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Cundall Addresses WICKED in Manila Critics

With the coming of hit Broadway musical "Wicked" to Manila, James Cundall, CEO of Lunchbox Theatrical Productions Limited, one of the lead producers, is aware that not everybody is pleased with it. Without going into details, the producer points out that local theater companies are doing great in their own right; these negative reactions are unnecessary because there is room for both local and foreign shows. In as much as "Wicked" Manila would like to employ local talents, the touring company may only have administrative job openings for Filipinos--due to the show's limited run.

Manila, Philippines, August 18, 2013--No longer as faint as morning zephyrs, the breaking news about the upcoming Philippine premiere of the Broadway musical "Wicked" is taking Manila by storm. Barely opening the box office a few days ago, advance ticket sales have skyrocketed proving that Filipinos are more than prepared to brave and embrace "Wicked's" theatrical phenomenon.

Since 2010, Lunchbox Theatrical Productions Limited and Concertus Manila, two of the leading entertainment producers in the country, have been bringing mega-musicals to the Cultural Center of the Philippines, e.g. "Cats" and "The Phantom of the Opera." According to James Cundall, CEO of Lunchbox Theatrical Productions, he believes that Filipinos are definitely ready to experience these shows. In Cundall's interview with BroadwayWorld.com, he talks about his excitement bringing "Wicked" to the Philippines; his message to the international touring production's detractors; and our local artists' extent of participation in the musical.

"It's a privilege to present 'Wicked' in Manila," Cundall says. "It's a unique musical created for the 21st-century audiences, which I know will warm the hearts of Filipino theatergoers."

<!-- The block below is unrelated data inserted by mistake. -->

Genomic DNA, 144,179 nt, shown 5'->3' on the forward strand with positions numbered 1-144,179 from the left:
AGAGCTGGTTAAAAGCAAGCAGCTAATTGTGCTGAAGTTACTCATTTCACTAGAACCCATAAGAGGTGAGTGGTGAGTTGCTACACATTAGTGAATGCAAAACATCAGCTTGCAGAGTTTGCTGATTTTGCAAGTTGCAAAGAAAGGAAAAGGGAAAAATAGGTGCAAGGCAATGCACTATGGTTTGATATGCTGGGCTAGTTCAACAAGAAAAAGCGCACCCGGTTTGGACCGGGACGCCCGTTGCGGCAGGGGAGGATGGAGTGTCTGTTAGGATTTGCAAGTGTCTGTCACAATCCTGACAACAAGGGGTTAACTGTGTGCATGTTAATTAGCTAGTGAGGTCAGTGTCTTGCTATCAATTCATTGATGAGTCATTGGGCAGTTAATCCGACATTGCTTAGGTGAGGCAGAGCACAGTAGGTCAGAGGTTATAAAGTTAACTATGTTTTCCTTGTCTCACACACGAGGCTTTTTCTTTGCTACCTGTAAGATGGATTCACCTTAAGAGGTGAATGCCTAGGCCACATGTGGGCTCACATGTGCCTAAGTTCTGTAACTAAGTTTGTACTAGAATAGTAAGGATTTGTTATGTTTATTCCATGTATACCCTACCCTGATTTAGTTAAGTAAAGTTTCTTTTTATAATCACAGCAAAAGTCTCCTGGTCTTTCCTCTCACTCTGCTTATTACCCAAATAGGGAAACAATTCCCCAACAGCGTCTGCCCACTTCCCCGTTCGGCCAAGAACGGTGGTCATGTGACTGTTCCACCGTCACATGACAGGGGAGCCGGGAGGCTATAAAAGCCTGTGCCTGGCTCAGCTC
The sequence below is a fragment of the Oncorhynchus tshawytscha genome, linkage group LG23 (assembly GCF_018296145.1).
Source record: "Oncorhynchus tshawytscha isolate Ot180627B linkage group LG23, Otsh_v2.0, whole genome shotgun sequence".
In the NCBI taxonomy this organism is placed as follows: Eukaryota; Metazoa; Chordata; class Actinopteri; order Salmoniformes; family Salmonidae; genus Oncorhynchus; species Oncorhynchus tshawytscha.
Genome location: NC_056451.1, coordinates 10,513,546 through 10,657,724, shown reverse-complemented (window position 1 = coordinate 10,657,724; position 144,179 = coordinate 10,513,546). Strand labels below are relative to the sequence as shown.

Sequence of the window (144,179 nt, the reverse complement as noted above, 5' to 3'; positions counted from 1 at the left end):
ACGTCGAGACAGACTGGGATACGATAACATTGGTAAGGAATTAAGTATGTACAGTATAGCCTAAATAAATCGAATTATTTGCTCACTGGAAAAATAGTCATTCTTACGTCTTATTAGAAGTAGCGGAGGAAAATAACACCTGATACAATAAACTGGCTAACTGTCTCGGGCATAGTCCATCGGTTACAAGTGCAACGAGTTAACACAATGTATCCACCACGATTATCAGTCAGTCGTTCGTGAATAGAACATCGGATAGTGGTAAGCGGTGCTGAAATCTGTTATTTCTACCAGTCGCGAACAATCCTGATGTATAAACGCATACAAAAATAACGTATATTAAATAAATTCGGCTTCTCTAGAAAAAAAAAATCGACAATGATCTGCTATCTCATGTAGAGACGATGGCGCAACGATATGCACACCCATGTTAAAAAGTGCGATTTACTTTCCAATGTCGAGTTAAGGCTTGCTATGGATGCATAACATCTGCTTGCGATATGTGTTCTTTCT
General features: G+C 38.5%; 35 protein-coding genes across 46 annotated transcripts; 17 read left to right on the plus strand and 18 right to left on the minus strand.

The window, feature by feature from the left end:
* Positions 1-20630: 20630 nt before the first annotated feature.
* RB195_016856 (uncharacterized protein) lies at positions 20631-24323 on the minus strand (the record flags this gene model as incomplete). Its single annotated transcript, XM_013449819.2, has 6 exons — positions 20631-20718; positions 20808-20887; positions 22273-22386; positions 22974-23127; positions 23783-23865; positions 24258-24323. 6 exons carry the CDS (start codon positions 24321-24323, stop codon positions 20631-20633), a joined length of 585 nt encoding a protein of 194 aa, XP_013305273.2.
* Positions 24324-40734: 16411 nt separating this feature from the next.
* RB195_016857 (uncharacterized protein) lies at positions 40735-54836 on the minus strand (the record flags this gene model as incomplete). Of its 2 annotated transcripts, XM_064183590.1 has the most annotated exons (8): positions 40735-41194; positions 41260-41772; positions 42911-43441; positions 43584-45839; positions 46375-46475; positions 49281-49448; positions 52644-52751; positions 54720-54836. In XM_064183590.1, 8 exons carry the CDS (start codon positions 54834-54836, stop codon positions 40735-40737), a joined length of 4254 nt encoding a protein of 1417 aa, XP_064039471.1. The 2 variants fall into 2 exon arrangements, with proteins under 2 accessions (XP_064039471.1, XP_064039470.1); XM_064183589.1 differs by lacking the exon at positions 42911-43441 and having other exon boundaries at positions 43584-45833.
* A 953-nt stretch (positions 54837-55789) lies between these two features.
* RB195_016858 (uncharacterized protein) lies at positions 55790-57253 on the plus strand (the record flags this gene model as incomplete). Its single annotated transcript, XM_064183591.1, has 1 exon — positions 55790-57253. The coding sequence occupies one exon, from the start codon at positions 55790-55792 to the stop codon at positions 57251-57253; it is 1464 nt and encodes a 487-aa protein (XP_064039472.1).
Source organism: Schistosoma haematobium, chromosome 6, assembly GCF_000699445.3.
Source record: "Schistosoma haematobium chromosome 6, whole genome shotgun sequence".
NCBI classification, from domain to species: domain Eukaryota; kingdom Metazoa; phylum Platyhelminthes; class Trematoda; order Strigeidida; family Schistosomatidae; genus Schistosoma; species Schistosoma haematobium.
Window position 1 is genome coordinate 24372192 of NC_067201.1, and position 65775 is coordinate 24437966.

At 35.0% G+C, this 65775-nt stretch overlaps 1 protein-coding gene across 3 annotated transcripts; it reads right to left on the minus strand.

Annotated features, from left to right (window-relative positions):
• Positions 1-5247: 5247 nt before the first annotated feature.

A decade earlier before Lunchbox Theatrical Productions started bringing international touring productions to the Philippines, Filipinos were given a taste of mega-musicals via Cameron Mackintosh's "Miss Saigon." But unlike "Miss Saigon" that shipped sets and props from Stockholm, Sweden--and was a different version from the one that played on Broadway, the upcoming production of "Wicked" in Manila is the exact replica of the Broadway production.

However, even after "Miss Saigon," it took another decade for Lunchbox Theatrical Productions to bring a slew of Broadway productions to the country because the local theater scene was still growing.

Before any major production is to be transported here, Cundall says the show should be a guaranteed blockbuster hit first on Broadway and in the West End because it costs hundreds of millions of Philippine pesos to produce an imported musical. Most importantly, a current Asian tour of the show should be available.

Other mega-musicals are currently under negotiation. Fortunately, "Wicked" came sooner than expected.

"Wicked" is supposed to come to the Philippines in four to five years from now. However, when Cundall met the producers of "Wicked's" touring company at an event and mentioned about the possibility of bringing the show to the Philippines, luck would have it that the touring company was about to perform across Asia and a gap in the schedule could accommodate a Philippine run.

With the coming of "Wicked" to Manila, Cundall is aware that not everybody is pleased with it. Without going into details, the producer points out that local theater companies are doing great in their own right; these negative reactions are unnecessary because there is room for both local and foreign shows. In as much as "Wicked" Manila would like to employ local talents, the touring company may only have administrative job openings for Filipinos--due to the show's limited run.

Based on the novel by Gregory Maguire, "Wicked" features music by Academy Award winner Stephen Schwartz ("Godpell," "Pippin") and book by Winnie Holzman. Lisa Leguillo directs this stage adaptation based on the original direction by Joe Mantello. The musical also features musical direction by David Young and musical staging by Wayne Cliento.

"Wicked" in Manila will open on Wednesday, January 22, 2014 at the Cultural Center of the Philippines' main theater.

For tickets ( Php 7000, 5800, 4500, 2250 and 1750), visit ticketworld.com.ph.


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Lee Cundangan Lee studied AB Communication Arts at University of Santo Tomas and M.A. in Theater Arts at University of the Philippines-Diliman.

She maintains two blogs; writes for print media outlets Mega Publishing and Daily Tribune; and has produced the UNFPA and Levi Strauss newsletters.

She is an event management director and an artistic director for two community-based theater organizations. She is also a theater workshop facilitator at ABS-CBN Design and Talent Center, various schools and non-profit organizations.


 
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